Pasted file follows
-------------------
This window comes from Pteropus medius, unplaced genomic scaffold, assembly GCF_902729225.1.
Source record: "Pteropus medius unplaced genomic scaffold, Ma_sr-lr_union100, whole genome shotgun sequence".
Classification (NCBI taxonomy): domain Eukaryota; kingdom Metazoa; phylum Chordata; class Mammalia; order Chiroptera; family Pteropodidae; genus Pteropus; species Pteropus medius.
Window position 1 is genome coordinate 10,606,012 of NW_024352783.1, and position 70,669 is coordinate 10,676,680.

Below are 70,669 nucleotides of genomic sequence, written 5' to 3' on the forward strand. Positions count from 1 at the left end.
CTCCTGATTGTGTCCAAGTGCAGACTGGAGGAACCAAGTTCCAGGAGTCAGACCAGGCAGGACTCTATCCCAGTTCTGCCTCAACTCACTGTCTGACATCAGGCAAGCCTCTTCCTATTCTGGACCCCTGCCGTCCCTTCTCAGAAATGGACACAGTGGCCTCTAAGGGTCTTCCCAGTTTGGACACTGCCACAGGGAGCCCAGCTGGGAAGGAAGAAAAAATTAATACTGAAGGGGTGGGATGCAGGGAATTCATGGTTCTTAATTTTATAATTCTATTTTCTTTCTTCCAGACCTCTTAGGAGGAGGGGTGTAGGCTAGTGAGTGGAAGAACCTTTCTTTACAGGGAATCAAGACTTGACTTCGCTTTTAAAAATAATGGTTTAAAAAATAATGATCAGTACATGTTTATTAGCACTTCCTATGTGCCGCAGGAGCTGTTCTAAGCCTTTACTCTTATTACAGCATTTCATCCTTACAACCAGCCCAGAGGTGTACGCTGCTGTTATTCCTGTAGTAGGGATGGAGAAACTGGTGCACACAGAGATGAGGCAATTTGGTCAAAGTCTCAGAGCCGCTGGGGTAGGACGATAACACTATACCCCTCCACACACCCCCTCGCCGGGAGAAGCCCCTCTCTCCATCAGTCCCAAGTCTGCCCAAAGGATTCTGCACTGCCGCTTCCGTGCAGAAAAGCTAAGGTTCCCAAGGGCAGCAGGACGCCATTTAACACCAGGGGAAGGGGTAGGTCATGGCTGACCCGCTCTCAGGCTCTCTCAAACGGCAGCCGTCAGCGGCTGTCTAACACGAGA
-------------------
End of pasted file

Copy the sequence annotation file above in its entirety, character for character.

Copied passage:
This window comes from Pteropus medius, unplaced genomic scaffold, assembly GCF_902729225.1.
Source record: "Pteropus medius unplaced genomic scaffold, Ma_sr-lr_union100, whole genome shotgun sequence".
Classification (NCBI taxonomy): domain Eukaryota; kingdom Metazoa; phylum Chordata; class Mammalia; order Chiroptera; family Pteropodidae; genus Pteropus; species Pteropus medius.
Window position 1 is genome coordinate 10,606,012 of NW_024352783.1, and position 70,669 is coordinate 10,676,680.

Below are 70,669 nucleotides of genomic sequence, written 5' to 3' on the forward strand. Positions count from 1 at the left end.
CTCCTGATTGTGTCCAAGTGCAGACTGGAGGAACCAAGTTCCAGGAGTCAGACCAGGCAGGACTCTATCCCAGTTCTGCCTCAACTCACTGTCTGACATCAGGCAAGCCTCTTCCTATTCTGGACCCCTGCCGTCCCTTCTCAGAAATGGACACAGTGGCCTCTAAGGGTCTTCCCAGTTTGGACACTGCCACAGGGAGCCCAGCTGGGAAGGAAGAAAAAATTAATACTGAAGGGGTGGGATGCAGGGAATTCATGGTTCTTAATTTTATAATTCTATTTTCTTTCTTCCAGACCTCTTAGGAGGAGGGGTGTAGGCTAGTGAGTGGAAGAACCTTTCTTTACAGGGAATCAAGACTTGACTTCGCTTTTAAAAATAATGGTTTAAAAAATAATGATCAGTACATGTTTATTAGCACTTCCTATGTGCCGCAGGAGCTGTTCTAAGCCTTTACTCTTATTACAGCATTTCATCCTTACAACCAGCCCAGAGGTGTACGCTGCTGTTATTCCTGTAGTAGGGATGGAGAAACTGGTGCACACAGAGATGAGGCAATTTGGTCAAAGTCTCAGAGCCGCTGGGGTAGGACGATAACACTATACCCCTCCACACACCCCCTCGCCGGGAGAAGCCCCTCTCTCCATCAGTCCCAAGTCTGCCCAAAGGATTCTGCACTGCCGCTTCCGTGCAGAAAAGCTAAGGTTCCCAAGGGCAGCAGGACGCCATTTAACACCAGGGGAAGGGGTAGGTCATGGCTGACCCGCTCTCAGGCTCTCTCAAACGGCAGCCGTCAGCGGCTGTCTAACACGAGA